“Perhaps I must tell you more about my kind. We are hunters. As you know, there are numerous other species on this planet, none of which have intelligence beyond what is needed to survive. But each species possesses different requirements for survival, and consequently, different skills and behaviors. My species is adept at understanding those requirements, skills, and behaviors. That’s what makes us such effective hunters. However, we only harvest and consume what is needed to sustain us.” K paused. “You wonder why we are such skilled hunters. And that leads to the point about how we learn.” Another pause. “The flesh of every species has its own taste. The taste is determined by its genetic codes. Genetic codes also contain information about an individual organism, and each cell contains varying amounts of information, but the most complete knowledge about the individual resides in the conglomeration of cells used to reason, to think. When we consume a prey, we decode, aggregate, and integrate every bit of that information. When we consume a prey, we learn where it spent the last three hours, the last three days, the last three years. We learn everything there is to know about its mate, where its mate might be found. We learn everything. In that way, we gain such a complete understanding of our prey that hunting more of them is effortless.”
Winston struggled to understand and believe the full import of what he’d been told. He asked, “And what about what you did to Miyoko?”
“The sample of cells I took from her contained barely enough information to learn how to communicate with you, but that sample was enough to tell me you are highly advanced beings, far beyond what we normally consider prey.”
“How many of you are there?”
K paused again, longer than before. “Our numbers are in balance with the number of our prey. They will be here soon.”
The four slender pseudopods touching Winston and Miyoko became more slender, penetrating toward the tissue of their brains. They felt no pain – nothing that might activate a Guardian. Cells comprising muscle tissue were consumed first, the unsupported neurons and synapses of the peripheral and central nervous systems left intact; pale, lace-like gossamers. Guardians fell away, useless. Only then did K begin the consumption of neurons. In Winston’s last sentient moments, he saw the clearing before the ship fill with undulating, formless creatures. And as the totality of his neurons diminished, so carefully and methodically consumed, so did his ability to cogitate, until consciousness flickered out.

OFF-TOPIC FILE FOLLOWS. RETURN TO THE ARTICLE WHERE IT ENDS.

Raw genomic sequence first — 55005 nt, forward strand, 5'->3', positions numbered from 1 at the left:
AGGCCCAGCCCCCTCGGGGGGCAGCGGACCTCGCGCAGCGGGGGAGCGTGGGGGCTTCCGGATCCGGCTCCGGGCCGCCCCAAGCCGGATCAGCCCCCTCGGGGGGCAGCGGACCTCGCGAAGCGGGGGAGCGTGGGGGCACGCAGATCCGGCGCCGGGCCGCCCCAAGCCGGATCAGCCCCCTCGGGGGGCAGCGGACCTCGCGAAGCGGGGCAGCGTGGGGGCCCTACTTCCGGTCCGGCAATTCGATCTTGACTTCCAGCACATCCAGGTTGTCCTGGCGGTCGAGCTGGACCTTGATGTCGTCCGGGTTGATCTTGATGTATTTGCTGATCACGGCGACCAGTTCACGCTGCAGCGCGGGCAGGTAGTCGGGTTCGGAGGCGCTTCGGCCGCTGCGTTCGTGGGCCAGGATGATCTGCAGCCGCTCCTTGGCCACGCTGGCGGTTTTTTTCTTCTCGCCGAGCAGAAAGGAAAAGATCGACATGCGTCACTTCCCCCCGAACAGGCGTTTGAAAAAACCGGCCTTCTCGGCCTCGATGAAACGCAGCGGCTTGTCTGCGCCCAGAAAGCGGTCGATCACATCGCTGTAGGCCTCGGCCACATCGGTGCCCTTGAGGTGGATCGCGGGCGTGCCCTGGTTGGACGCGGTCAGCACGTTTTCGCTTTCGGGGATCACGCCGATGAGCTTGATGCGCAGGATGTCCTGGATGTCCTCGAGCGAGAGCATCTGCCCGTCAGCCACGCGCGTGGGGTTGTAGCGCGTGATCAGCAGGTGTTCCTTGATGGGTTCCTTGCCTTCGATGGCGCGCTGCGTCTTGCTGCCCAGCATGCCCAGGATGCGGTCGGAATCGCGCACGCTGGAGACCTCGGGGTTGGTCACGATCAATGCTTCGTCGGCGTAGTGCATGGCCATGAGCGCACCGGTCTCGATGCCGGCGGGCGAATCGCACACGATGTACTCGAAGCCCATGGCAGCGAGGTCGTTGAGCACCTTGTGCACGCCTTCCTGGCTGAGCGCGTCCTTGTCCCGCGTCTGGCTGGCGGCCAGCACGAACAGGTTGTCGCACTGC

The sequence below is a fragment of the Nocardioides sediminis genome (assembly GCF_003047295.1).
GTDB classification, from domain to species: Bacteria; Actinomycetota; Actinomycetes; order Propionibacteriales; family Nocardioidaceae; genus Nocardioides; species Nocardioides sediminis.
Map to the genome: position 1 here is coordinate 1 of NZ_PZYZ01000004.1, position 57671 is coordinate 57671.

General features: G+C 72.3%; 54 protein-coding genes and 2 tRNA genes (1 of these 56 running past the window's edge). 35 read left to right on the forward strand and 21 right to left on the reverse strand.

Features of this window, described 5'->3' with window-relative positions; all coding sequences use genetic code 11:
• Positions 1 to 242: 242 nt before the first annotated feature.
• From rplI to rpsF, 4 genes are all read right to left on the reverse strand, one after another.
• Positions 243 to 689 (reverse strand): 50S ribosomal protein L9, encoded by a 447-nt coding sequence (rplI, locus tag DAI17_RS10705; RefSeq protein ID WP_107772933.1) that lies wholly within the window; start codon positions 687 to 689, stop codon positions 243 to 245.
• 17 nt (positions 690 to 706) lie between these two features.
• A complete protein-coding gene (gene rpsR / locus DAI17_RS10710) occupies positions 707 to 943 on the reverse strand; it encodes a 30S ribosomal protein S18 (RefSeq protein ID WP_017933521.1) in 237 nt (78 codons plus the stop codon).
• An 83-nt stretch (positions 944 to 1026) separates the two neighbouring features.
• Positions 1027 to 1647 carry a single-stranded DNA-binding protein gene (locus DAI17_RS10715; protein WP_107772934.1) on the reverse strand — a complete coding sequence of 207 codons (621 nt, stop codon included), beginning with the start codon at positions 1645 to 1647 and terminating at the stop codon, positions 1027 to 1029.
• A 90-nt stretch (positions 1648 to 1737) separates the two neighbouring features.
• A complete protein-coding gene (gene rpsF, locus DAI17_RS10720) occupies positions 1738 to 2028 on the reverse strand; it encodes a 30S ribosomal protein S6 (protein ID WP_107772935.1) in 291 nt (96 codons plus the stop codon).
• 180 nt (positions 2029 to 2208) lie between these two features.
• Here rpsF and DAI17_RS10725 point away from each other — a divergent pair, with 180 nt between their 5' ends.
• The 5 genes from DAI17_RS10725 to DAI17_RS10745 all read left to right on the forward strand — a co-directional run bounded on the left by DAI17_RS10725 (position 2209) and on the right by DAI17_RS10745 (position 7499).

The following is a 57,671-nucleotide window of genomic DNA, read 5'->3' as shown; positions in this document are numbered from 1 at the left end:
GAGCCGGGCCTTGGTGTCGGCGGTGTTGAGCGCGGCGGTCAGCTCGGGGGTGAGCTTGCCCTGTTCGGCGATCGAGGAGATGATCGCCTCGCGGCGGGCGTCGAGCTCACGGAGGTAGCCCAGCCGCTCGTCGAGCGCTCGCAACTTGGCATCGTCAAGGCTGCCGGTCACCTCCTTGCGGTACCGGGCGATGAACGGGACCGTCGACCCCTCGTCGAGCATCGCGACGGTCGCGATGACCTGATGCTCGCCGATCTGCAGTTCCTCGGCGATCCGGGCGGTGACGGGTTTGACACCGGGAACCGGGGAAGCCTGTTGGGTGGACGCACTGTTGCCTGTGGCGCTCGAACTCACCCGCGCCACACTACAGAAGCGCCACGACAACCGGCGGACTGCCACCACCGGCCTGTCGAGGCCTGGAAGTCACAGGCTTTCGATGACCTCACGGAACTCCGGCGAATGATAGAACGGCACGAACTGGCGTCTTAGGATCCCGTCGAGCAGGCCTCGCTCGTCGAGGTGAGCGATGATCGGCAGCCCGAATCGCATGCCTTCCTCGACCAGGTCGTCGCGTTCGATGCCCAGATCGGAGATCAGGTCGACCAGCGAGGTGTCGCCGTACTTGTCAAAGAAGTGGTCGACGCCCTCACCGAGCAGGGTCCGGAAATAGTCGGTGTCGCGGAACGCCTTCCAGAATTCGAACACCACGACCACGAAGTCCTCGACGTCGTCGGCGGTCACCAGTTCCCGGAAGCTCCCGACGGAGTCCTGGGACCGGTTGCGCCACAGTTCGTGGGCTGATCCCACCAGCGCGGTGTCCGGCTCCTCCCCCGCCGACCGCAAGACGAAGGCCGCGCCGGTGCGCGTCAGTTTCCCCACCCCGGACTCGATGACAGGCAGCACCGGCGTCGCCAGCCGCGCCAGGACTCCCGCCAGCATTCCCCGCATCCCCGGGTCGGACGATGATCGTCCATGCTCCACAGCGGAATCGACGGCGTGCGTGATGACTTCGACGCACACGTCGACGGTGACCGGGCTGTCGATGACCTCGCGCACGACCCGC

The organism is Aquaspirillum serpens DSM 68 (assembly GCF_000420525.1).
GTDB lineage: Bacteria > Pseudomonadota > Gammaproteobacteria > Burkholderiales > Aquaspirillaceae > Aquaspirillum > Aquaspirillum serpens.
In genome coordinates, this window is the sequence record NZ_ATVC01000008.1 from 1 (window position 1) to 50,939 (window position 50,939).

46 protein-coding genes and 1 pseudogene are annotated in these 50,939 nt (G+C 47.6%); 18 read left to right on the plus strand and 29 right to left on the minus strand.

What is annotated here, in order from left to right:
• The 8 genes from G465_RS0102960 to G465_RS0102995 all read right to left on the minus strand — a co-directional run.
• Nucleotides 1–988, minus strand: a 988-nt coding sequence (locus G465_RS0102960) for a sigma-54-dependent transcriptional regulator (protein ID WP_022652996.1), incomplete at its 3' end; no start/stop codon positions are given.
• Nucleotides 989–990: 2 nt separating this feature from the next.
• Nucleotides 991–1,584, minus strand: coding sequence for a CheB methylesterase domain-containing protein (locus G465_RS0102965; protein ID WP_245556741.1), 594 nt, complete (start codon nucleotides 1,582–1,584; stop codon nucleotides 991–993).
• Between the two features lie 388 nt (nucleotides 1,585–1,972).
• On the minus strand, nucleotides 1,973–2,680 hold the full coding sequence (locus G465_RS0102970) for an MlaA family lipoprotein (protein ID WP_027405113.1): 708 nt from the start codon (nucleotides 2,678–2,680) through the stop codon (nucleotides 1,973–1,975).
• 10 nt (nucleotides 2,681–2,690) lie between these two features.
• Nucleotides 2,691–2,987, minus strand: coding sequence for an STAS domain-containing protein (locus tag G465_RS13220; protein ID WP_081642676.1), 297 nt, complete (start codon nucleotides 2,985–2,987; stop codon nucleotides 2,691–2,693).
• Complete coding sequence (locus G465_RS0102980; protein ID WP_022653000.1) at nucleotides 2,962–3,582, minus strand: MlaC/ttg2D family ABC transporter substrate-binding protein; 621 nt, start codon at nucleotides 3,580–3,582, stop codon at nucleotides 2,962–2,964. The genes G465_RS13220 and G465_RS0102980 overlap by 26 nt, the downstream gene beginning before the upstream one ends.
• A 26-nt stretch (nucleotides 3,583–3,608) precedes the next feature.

K was satisfied. Two jumbled piles of etched bone, mixed with some organic-shaped metallic plastic objects, objects now identified as string implants, lay on the ground. The other members of the tribe, having each been given a small portion of the prey’s flesh, explored the ship.
But most importantly, K understood the Witten Device, how it worked – and from where it came.
Winston’s memories were assembled in chronological order, rebuilding the totality of his existence. As his final thoughts took their place like the utmost components topping a house of cards, consciousness reasserted itself.
He stood on the surface of the planet, a fine drizzle, almost mist, filling the air. Miyoko, motionless next to him, moved her hand into his. What he knew to be the voice of K echoed in his mind, saying, “You and Miyoko are in me now. All you once were, with the exception of your physical manifestation, I’ve reconstructed in my being from the information contained in your flesh.”
A memory of what it felt like to experience panic tried to rise up in Winston’s thoughts, but he suppressed it. To his astonishment, Miyoko asked, “If I exist only in you, and am merely a construct of my past, how could I ever experience anything new?”
“Through me. I will add my sensory input of some of the things I see, taste, smell, hear, even touch. And, to Winston, you are more than just a memory. In my consciousness, I allow the two of you to interact. But I control the degree of interaction. All creatures I’ve consumed, all who my forebears consumed down the ages, exist in me. Through me and all my descendents, you are now virtually immortal.”
Winston said, “You say you will let us experience some of what you sense. Only some things?”
“Yes. It will be selective. You would not be able to correlate everything I am capable of sensing. But I will integrate things into your awareness as though they are your own. Behold.”
Winston’s reality transformed. With an undulating, melting fluidity, the planet morphed into the interior of the ship. It had been changed. In Winston’s memory, the interior had been barely large enough for himself and Miyoko – their sleeping quarters, galley, and instrumentation surrounding the central pillar housing the Witten Device. Now the interior was much larger. A new chamber curved off from the original circular room, much like the interior of a pseudopod, and Winston could see rows upon rows of what appeared to be large, bowl-shaped containers made of polished stone, each occupied by a creature exactly like K.
And K said, “This is what I see at this moment. We have modified your ship, and final preparations are being made.”
Winston dreaded the answer to his next question. “Preparations for what?”
“For traveling to your planet of origin. Our numbers will increase there.”
About the Author
John N. Crain can most often be found within a thirty mile radius of Santa Fe, New Mexico.
Though he has had professional careers in the fine arts, astronomy, and computer science, in the moments between those fragments of time he considers real, he tends to write science fiction. He is currently working on numerous short stories, and two novels having to do with alternate universes.
His under-construction web site is: www.treesonthemoon.com